A jealous lover was jailed for life today and ordered to serve at least 22 years for killing his girlfriend after seeing her on Facebook with another man.
An Old Bailey jury took only an hour to convict Paul Bristol, 25, of murder on Friday.
Camille Mathurasingh, 27, died less than two weeks after Bristol saw her with new love Besim Haxhia.
Bristol got on a plane and flew 4,000 miles from Trinidad to England to challenge her.
He stabbed the accountant 20 times at her home in Bow, east London, before cutting himself and crashing her car last April.
Bristol, an IT technician for the Trinidad and Tobago Ministry of Administration, had denied murder, claiming manslaughter through provocation.
Judge Timothy Pontius told Bristol: "Clearly you were eaten up by jealousy."
Judge Pontius said Miss Mathurasingh had fought "frantically and desperately for her life".
She had done nothing to provoke Bristol but was clearly someone "who would not want in any way to hurt his feelings and was very concerned to let him down gently".
The judge said that having found out about her new relationship, he could not accept that she was not only working thousands of miles away, but that she had moved on in her life.
Judge Pontius added: "You could not accept that the life you had previously had gone.
"You were determined that no other man should replace you in her life.
"You attacked her with such repeated savagery and horrifying ferocity that it was your intention to kill her."
He said he rejected claims that Bristol had genuinely tried to commit suicide after the murder.
Judge Pontius said: "Camille Mathurasingh was a highly intelligent and ambitious young woman - beautiful and vivacious, caring and loving.
"Her death has left a huge and permanent void in the lives of a truly decent family."
Miss Mathurasingh's mother and two of her sisters held hands at the side of the court as Bristol was led away.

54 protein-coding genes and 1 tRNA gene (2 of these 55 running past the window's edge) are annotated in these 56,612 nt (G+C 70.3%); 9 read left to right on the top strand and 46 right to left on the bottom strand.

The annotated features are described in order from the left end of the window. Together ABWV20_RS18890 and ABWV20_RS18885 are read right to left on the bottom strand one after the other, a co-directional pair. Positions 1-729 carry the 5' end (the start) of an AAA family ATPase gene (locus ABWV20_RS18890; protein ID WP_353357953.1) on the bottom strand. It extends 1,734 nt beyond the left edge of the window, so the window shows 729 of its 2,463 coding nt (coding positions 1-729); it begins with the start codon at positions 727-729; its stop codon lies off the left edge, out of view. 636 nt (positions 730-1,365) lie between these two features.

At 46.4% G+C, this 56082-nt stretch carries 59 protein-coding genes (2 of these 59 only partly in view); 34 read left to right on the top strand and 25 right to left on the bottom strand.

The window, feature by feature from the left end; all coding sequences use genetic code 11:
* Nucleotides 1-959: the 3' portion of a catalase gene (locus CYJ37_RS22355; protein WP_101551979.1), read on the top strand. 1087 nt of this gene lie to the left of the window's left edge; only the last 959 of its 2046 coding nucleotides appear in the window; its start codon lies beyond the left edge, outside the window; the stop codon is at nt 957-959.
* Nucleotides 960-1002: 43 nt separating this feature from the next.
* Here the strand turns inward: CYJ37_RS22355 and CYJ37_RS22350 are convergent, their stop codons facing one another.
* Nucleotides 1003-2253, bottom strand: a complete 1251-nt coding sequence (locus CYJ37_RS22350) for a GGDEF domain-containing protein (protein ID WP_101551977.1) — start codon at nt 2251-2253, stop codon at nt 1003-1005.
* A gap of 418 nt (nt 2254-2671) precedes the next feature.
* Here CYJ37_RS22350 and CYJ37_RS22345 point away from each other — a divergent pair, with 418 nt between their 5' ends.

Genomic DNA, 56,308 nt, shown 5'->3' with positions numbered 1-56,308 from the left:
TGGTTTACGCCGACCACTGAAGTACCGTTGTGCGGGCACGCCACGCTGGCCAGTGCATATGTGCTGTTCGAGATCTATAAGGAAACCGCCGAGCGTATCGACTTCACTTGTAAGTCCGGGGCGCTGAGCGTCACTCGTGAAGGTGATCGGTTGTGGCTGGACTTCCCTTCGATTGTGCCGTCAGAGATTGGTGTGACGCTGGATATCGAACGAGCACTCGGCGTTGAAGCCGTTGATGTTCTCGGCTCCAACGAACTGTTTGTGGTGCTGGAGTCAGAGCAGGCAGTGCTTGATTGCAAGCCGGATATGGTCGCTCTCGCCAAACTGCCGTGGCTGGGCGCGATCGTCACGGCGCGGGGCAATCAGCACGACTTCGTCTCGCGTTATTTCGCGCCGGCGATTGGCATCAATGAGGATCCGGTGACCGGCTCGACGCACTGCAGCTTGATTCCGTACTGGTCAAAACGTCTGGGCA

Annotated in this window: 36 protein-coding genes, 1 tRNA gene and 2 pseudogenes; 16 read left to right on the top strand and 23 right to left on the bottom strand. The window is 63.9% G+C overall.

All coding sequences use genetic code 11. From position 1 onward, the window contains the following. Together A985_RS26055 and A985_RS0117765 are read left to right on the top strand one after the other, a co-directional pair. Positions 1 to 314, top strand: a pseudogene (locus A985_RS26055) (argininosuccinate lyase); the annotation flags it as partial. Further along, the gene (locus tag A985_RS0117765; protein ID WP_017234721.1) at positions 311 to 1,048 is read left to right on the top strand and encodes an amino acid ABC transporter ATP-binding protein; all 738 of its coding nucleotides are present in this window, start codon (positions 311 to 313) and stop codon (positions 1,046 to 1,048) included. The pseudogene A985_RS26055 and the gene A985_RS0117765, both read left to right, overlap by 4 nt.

The trial heard that the day before she died, Miss Mathurasingh phoned her sister Nadine to say Bristol had arrived from Trinidad and she had been forced to flee the house.
She said she had driven off with Bristol chasing the car.
Her sister said: "She said she looked into her rear-view mirror. She said he looked evil."
Miss Mathurasingh had been working for PricewaterhouseCoopers in Port of Spain, Trinidad, but returned to her family in London in 2008.
Simon Denison QC, prosecuting, said Miss Mathurasingh met Bristol in Trinidad during the three years she worked there.
Their relationship continued through emails and telephone calls after her return.
Mr Denison said: "In the early part of last year, when Camille was having doubts about their future together, she met a man here and started going out with him.
"It would appear she tried to bring about the end of her relationship with this defendant gently and did not tell him about her new boyfriend.
"He found out when he saw pictures of them together on Facebook.
"He would say he could not accept it was over and he decided to come here to see if he could win her back."
Miss Mathurasingh's family, including her teacher parents, described her as a "kind and gentle" person who was sometimes naive.
Miss Mathurasingh's mother Indra said after the verdict: "Justice has been served for Camille.
"She was snatched from us and we are empty without her. However, we can now try to heal our lives."Reuse content